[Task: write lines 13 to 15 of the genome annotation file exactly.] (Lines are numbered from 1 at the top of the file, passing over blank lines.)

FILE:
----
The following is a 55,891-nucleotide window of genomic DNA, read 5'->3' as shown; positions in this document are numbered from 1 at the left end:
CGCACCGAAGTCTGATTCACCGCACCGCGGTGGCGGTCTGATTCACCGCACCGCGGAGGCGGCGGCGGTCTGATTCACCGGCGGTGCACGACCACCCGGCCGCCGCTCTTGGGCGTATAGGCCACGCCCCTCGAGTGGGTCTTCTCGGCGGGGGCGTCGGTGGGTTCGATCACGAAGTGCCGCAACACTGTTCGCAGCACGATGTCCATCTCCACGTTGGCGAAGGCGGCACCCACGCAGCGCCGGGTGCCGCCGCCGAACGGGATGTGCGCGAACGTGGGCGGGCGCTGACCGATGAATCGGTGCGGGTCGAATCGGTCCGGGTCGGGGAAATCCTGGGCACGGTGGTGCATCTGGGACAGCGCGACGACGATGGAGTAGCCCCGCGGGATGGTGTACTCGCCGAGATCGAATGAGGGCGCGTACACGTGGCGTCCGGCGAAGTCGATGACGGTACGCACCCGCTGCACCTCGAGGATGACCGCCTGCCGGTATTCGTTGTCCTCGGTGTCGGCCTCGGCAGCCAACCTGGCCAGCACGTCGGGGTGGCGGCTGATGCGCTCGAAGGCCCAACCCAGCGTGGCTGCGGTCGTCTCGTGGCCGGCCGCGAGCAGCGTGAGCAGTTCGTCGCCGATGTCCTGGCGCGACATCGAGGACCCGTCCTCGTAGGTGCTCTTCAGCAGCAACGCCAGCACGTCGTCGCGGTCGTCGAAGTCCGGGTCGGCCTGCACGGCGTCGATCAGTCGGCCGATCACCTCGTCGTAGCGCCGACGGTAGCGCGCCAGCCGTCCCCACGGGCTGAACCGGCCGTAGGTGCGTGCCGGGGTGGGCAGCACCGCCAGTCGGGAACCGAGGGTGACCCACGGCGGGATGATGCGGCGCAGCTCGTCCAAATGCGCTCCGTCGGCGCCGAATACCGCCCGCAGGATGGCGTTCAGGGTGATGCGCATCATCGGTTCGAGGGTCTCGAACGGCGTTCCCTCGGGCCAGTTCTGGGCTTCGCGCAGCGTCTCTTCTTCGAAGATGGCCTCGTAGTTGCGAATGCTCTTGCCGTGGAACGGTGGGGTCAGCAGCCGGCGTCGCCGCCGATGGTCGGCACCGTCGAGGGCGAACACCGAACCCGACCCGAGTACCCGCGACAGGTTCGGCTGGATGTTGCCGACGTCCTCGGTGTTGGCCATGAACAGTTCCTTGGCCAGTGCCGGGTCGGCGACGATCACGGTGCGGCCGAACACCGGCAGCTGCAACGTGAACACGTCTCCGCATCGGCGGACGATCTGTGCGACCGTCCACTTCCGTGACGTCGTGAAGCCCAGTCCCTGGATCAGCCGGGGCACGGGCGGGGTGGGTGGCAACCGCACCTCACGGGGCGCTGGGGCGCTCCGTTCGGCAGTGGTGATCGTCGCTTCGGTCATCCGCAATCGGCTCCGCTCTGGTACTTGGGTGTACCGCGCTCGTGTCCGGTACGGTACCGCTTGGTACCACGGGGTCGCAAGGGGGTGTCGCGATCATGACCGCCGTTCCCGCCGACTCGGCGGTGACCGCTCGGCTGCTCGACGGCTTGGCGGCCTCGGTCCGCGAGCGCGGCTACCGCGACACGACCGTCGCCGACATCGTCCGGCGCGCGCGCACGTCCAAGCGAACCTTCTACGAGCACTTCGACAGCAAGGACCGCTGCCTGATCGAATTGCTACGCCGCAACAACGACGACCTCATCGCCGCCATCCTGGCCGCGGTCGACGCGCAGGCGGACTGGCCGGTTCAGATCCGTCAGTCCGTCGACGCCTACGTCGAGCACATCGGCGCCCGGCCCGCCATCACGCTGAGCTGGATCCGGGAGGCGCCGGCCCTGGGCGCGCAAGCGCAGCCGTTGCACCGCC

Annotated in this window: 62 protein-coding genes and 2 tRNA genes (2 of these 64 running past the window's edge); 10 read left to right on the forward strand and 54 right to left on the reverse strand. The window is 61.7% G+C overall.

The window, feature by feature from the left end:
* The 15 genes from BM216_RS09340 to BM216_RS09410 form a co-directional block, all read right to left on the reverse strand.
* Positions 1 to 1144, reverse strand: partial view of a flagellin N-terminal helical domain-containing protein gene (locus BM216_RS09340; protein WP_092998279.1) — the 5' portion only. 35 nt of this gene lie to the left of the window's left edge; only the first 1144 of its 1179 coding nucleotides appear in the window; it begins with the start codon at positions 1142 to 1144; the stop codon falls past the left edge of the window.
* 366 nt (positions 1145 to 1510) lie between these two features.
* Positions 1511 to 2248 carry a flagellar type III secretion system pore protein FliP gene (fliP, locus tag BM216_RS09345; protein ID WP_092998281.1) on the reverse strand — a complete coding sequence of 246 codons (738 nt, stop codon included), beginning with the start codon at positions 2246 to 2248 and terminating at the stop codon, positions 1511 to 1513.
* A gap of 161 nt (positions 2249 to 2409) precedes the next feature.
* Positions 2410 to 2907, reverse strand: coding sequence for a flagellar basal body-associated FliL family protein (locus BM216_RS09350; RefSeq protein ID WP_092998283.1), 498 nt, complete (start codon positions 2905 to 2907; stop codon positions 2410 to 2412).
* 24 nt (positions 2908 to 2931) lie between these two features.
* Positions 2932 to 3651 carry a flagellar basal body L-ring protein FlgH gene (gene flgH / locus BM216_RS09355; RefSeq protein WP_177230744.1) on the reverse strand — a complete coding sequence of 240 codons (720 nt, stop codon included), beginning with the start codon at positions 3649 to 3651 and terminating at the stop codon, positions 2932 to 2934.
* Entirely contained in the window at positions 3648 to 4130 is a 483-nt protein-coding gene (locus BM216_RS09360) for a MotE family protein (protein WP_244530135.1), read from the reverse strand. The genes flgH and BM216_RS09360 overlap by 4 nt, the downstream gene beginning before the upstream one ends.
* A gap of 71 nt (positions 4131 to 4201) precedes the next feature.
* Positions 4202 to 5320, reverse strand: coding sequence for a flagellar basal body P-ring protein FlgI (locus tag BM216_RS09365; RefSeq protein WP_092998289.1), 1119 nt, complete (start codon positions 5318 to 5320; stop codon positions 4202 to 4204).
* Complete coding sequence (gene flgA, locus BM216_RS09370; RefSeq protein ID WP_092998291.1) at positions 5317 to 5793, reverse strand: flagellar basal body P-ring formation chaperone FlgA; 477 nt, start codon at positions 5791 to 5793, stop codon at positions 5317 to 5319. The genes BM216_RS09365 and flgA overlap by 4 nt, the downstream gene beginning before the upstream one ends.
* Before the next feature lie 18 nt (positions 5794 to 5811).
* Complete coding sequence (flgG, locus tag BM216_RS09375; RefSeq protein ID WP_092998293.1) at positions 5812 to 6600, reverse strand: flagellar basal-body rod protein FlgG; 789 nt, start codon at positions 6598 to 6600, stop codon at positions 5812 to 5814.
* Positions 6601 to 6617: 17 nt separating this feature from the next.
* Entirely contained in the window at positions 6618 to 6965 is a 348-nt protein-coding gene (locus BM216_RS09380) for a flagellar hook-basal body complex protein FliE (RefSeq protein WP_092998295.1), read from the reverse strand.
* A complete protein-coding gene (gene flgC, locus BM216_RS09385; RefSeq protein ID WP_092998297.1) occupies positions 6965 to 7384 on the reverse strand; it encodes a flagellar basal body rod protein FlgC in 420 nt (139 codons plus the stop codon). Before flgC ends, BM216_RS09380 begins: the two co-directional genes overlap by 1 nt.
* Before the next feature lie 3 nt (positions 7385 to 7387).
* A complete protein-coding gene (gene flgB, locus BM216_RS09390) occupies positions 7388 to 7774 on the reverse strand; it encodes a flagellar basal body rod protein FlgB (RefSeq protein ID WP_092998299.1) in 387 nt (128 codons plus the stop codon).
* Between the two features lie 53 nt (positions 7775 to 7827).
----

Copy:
* Entirely contained in the window at positions 3648 to 4130 is a 483-nt protein-coding gene (locus BM216_RS09360) for a MotE family protein (protein WP_244530135.1), read from the reverse strand. The genes flgH and BM216_RS09360 overlap by 4 nt, the downstream gene beginning before the upstream one ends.
* A gap of 71 nt (positions 4131 to 4201) precedes the next feature.
* Positions 4202 to 5320, reverse strand: coding sequence for a flagellar basal body P-ring protein FlgI (locus tag BM216_RS09365; RefSeq protein WP_092998289.1), 1119 nt, complete (start codon positions 5318 to 5320; stop codon positions 4202 to 4204).